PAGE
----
Air Quality, Weather & Climate Research
We provide high-quality evaluations of air quality, weather and climate change through advanced meteorological assessments.
ORAU’s Atmospheric Turbulence & Diffusion Division (ATDD) works in partnership with NOAA to perform advanced weather and climate research. This may involve activities such as flying drones to better understand patterns of unpredictable weather or engineering and maintaining the National Oceanic and Atmospheric Administration’s (NOAA) Climate Reference Network.
As a part of NOAA’s Air Resources Laboratory, ORAU’s atmposheric scientists at ATDD provide engineering expertise on the development and deployment of instrumentation and data analysis for short intensive campaigns to multi-decade, nationwide climate monitoring stations and systems. These innovative systems, such as the Best Airborne Turbulence (BAT) Probe and the Climate Reference Network, offer insight into the implications of climate change and air quality on a nationwide scale.
If you’ve ever questioned why tornadoes are disproportionately deadly in the Southeast, how pollutants affect local air quality, or how to continually improve monitoring and prediction of climate change, then you’re asking the questions ATDD experts are actively seeking answers to in their research.
What is the Climate Reference Network?
The Climate Reference Network is a system of 114 climate monitoring stations scattered throughout the continental United States, with an additional 21 stations in Alaska and two in Hawaii. All of the stations have sensors with the capabilities to read air temperature, precipitation, relative humidity, wind speed and solar radiation. Additionally, most of these stations also have sensors to read soil moisture and soil temperature. The data collected through the Climate Reference Network is used to monitor trends in the nation's climate and support climate-impact research, while supporting water resource management.
BAT Probe: Developing Turbulence Measurement
The “Best Airborne Turbulence” Probe was developed by NOAA and ORAU experts at ATDD, along with Airborne Research Australia, to advance airborne measurement of turbulence to a smaller, less expensive and less intrusive aircraft. Since the invention of the BAT Probe in the 1990s, university research departments and smaller agencies, such as ATDD, have had the capability to operate programs measuring air-surface exchange of heat, moisture, greenhouse gases and more. These exchanges have fundamental influence on weather, climate and air quality. At least 10 groups in the U.S., Europe, Australia and South America have utilized the BAT Probe for research. Similar turbulence probes are now being applied to drone aircrafts to further expand the scope of airborne turbulence measurement.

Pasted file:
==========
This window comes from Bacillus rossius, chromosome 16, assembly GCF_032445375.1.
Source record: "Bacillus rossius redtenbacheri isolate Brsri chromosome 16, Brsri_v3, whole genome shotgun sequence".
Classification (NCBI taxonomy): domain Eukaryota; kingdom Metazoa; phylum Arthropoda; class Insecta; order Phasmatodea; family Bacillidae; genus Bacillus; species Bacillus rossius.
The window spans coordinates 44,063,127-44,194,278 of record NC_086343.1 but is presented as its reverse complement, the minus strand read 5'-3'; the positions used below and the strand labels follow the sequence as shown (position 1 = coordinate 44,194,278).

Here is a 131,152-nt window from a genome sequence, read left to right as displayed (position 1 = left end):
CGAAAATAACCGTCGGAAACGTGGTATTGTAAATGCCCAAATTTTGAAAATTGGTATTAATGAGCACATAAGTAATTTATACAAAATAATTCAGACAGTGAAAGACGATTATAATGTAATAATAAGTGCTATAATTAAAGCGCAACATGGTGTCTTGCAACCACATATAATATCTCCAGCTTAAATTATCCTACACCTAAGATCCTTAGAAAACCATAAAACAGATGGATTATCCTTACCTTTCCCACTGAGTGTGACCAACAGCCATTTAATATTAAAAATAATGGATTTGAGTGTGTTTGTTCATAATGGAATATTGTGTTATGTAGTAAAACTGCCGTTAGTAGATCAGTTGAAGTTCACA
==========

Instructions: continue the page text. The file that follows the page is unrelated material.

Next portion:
- Dobosy, R.J., D.S. Sayres, C. Healy, E. J. Dumas, M. Heuer, J. Kochendorfer, B. Baker, and J. Anderson, 2017: Estimating random uncertainty in airborne flux measurements over Alaskan tundra: Update on the flux-fragment method. Journal of Atmospheric and Oceanic Technology 34, 1807-1822.
- Sayres, D.S., R.J. Dobosy, C. Healy, E. Dumas, J. Kochendorfer, J. Munster, J. Wilkerson, B. Baker, and J. Anderson 2017: Arctic regional methane fluxes by ecotope as derived using eddy covariance from a low-flying aircraft. Atmospheric Chemistry and Physics 17, 8619‑8633.
- Dumas, E.J., R.J. Dobosy, D.L. Senn, and C.B. Baker, D.S. Sayres, C. Tuozzolo, M. Rivero, N. Allen, C. Healy, J. Munster, J. Anderson, 2014: Airborne measurements of CO2 and CH4 fluxes over the Alaskan North Slope using the Flux Observations of Carbon from an Airborne Laboratory (FOCAL) system. NOAA Technical Memorandum OAR ARL-267, Oak Ridge, TN.
- Leise, J.A., J.M. Masters, and R.J. Dobosy, 2013: Wind measurement from aircraft, 1993: annotated and updated 2013. NOAA Technical Memorandum OAR ARL-266.
- Hicks, Bruce B., W. J. Callahan, W. R. Pendergrass III, and Ronald J. Dobosy 2012: Urban Turbulence in Space and in Time. Journal of Applied Meteorology and Climatology 51: 205–218.
- Hicks, B., Novakovskaia, E., Dobosy, R., Pendergrass III, W., Callahan, W. 2013: Temporal and spatial aspects of velocity variance in the urban surface roughness layer. Journal of Applied Meteorology and Climatology 52: 668-681.
- Vellinga, O., Dobosy, R., Dumas, E., Gioli, B., Elbers, J., Hutjes, R. 2013: Calibration and quality assurance of flux observations from a small research aircraft. Journal of Atmospheric and Oceanic Technology, 30: 161–181.
- Dobosy, R., Dumas, E., Senn, D., Baker, B., Sayres, D., Witinski, M., Healy, C., Munster, J., Anderson, J. 2013: Calibration and Quality Assurance of an Airborne Turbulence Probe in an Aeronautical Wind Tunnel. Journal of Atmospheric and Oceanic Technology 30(2), 182-196.